I've shot it several times since then and, let me tell you, it's a hoot. Let me break it down for you.
Things It Is
- Fun. More ammunition is always better, right?
- Reliable. So far I haven't had a single jam or misfeed while using it, and I'm not the only reviewer to feel that way -- this Video Blogger has similarly good things to say about its reliability.
- Efficient. It holds an entire box of round nose 9mm.
- Rugged. It's made of Dupont glass-filled polymer with steel innards. Admittedly, I haven't beaten mine all to hell, but I've dropped it and banged it against things and it still works. I don't know if I'd take it to war, but I have no worries about using it in a home defense scenario.
- Easy to load. There's a nifty ratchet system that works each round down into the drum. Work the ratchet to depress the follower; insert a cartridge; release the ratchet; repeat. There's no spring to wind as the ratchet does that for you.
- Inexpensive. Did I mention it's only $40? Last I checked, 33-round stick mag from Glock was around $33. Of course, I also see this drum going for a LOT more than $40 at other online stores, so if you want one, I'd suggest you get one now.
Things It Is Not
- Fast to load. I timed how long it took me to load it -- not rushing, just a "Ho hum, gonna load this mag" speed, and it took me 2 minutes 25 seconds to load 50 rounds. You aren't going to be reloading this in a fight. Your fingers get pretty tired, too.
- Easy to transition. This drum is three times the width of a pistol, and extends a good 3-4 inches from the magazine well. If you're doing lots of tactical pie-slicing or switching from carbine to pistol, the drum IS going to get in the way and you WILL bump it against something: your thigh, the hallway corner, the heads of small children or pets...
- Easy to gauge. By that I mean there's no way to visually inspect how many rounds you have left. You have to keep count.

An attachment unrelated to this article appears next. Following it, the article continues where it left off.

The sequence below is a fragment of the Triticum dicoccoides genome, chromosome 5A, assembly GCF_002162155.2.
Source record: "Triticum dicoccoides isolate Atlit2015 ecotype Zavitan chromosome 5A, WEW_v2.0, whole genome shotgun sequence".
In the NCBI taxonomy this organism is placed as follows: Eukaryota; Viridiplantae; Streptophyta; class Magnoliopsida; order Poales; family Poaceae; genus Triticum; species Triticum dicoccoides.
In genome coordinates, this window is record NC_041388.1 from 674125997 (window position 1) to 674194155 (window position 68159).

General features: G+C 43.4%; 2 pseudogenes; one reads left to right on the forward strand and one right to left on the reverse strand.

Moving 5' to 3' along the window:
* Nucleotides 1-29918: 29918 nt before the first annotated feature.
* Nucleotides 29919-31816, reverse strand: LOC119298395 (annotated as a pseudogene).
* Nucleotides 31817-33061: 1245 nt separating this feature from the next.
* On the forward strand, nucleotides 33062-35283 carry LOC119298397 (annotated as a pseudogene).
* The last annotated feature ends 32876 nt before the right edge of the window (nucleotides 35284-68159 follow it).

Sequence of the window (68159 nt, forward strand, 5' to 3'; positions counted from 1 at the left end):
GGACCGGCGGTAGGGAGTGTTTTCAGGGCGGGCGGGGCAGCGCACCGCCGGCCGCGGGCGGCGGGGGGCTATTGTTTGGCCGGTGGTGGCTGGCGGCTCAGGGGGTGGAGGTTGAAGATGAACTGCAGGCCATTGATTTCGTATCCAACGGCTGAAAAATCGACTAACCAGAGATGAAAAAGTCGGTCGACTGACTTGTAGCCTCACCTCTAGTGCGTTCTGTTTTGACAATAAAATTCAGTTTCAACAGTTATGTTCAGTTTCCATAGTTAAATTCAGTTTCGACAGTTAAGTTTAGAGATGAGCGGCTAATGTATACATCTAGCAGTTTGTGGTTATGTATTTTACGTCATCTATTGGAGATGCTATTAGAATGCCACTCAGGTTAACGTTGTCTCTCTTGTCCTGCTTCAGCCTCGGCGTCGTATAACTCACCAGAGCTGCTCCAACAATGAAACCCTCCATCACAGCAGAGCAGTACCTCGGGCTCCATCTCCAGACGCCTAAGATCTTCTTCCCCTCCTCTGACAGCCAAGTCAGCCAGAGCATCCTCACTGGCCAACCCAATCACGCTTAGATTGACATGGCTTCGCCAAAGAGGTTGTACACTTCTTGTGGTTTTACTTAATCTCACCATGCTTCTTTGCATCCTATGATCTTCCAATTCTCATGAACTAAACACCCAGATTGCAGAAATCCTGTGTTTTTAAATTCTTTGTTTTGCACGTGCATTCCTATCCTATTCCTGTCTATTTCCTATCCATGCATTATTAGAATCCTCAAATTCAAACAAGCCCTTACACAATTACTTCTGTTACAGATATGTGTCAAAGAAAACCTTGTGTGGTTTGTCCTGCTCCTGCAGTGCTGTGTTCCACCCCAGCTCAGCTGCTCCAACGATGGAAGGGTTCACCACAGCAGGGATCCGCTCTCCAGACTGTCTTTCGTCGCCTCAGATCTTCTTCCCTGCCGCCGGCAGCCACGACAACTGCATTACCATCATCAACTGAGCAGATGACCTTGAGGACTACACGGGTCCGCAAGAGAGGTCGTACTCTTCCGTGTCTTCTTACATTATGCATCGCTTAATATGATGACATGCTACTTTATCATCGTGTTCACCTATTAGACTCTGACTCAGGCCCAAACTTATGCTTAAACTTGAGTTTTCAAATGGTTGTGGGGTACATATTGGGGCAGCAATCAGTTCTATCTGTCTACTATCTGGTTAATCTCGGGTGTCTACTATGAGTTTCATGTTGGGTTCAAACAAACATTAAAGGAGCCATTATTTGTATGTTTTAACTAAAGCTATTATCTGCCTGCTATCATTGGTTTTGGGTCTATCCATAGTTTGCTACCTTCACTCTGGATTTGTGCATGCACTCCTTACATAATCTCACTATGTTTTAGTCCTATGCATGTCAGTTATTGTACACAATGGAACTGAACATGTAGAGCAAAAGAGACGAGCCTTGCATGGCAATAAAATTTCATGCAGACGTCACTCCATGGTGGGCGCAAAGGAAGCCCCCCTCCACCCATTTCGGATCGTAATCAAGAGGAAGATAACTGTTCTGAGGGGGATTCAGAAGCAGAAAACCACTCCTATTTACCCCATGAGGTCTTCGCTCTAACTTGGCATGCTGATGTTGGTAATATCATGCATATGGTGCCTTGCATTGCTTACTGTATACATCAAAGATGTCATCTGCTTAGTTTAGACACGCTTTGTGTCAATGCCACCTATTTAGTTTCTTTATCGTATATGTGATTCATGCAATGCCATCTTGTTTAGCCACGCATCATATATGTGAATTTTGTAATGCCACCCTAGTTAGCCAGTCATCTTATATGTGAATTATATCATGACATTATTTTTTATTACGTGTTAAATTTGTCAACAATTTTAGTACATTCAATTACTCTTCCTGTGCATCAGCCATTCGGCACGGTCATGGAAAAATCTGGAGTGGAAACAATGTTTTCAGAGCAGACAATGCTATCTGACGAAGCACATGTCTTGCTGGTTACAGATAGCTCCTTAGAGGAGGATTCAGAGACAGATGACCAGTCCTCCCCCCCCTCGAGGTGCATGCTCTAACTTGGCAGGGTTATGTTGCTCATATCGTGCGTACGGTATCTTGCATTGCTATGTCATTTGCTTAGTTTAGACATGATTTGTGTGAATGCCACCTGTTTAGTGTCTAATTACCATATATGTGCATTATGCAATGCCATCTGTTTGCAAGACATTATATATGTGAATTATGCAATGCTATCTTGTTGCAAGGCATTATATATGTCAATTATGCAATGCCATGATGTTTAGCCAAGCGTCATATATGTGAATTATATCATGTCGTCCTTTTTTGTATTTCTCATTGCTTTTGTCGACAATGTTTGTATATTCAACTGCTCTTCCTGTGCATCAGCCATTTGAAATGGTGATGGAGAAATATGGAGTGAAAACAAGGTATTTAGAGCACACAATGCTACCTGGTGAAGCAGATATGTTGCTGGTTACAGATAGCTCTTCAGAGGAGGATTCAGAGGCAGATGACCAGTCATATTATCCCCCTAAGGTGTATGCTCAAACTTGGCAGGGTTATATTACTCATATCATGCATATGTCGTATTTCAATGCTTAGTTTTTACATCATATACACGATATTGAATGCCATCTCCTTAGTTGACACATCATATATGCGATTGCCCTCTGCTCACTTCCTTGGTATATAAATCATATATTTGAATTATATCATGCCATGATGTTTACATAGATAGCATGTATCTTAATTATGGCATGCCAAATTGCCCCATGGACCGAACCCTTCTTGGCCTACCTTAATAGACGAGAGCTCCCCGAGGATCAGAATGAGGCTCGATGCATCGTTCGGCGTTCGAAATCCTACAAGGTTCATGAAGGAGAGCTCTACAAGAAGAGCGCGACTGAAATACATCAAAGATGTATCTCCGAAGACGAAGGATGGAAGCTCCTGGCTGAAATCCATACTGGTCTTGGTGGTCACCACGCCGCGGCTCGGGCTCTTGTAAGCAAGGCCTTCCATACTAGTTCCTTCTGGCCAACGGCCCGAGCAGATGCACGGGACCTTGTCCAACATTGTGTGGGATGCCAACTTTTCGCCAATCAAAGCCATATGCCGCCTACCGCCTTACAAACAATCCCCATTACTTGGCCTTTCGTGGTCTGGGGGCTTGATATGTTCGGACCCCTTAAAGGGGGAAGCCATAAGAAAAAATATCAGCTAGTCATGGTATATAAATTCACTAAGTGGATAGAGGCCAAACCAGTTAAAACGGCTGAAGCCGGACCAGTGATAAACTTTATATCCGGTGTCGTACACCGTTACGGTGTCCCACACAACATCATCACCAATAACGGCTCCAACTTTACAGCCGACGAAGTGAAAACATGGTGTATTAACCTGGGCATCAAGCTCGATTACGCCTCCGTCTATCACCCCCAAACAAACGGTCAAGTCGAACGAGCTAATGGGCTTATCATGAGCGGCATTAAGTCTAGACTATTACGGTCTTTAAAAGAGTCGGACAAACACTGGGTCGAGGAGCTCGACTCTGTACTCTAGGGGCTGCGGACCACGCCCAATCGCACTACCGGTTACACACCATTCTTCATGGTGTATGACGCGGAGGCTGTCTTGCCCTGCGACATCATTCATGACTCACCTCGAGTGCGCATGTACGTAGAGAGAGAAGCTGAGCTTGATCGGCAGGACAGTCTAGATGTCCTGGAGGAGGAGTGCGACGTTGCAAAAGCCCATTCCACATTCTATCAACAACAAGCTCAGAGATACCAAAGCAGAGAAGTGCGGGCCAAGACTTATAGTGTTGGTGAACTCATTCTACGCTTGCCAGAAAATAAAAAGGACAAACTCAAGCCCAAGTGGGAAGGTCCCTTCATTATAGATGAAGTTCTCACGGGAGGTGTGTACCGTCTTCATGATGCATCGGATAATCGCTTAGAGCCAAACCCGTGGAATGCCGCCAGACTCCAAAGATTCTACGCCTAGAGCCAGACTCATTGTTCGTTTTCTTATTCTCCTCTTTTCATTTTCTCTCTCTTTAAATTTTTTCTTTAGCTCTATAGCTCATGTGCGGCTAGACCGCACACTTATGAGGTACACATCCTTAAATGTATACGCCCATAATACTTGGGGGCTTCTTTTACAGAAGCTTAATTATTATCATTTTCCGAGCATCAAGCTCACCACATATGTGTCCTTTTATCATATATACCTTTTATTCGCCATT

- Easy to tell when you're empty. This is the single biggest drawback of this drum magazine: there is no slide-lock to indicate when you're out of ammo. Combined with the above, that's pretty serious.
- Easy to clean. Sure, you can swab the feed lips and the stick part of the mag without problem, but if you want to clean and lube the mechanism, you're going to be unscrewing a LOT of Torx-head screws.
Things Neither Here Nor There
- Weight. It's not as heavy as it looks, but fully loaded it still weighs about 3 pounds.
- Inserted into my Sub-2000 and supported by two hands and a shoulder weld, it's barely noticeable weight-wise.
- It's more noticeable when plugged into a pistol, but I didn't consider it a big deal as the weight is exactly in line with the grip. Funny enough, the extra weight did seem to mitigate barrel rise somewhat.
- You definitely don't want to carry it in a pocket, though. Its weight plus its size (above) make it awkward to cart around.
Is It Worth Getting?
To my mind, absolutely. At the very least it's a fun range toy; at most it brings a lot of bang to a self-defense scenario. However, if you are going to go that latter route, here are my recommendations:
- Don't get more than one per gun. Seriously, there's no easy way to carry it on your body, and prying it out of a cargo pouch takes more time than it's worth. And again, note how there's no slide-lock when empty, and if you're loading with the action forward, you either have to fiddle with the ratchet or lock the action back before you can insert the drum.
- Carry stick mag backups. Just in case you run out of ammunition, or the drum misfeeds. God forbid you ever need more than 50 rounds to defend yourself, but fortune favors the prepared.
- Train with it. As I said, it's bulky, and you're liable to bump it into things, or knock stuff over with it.
That said, I enjoy mine immensely and I'm glad to have it.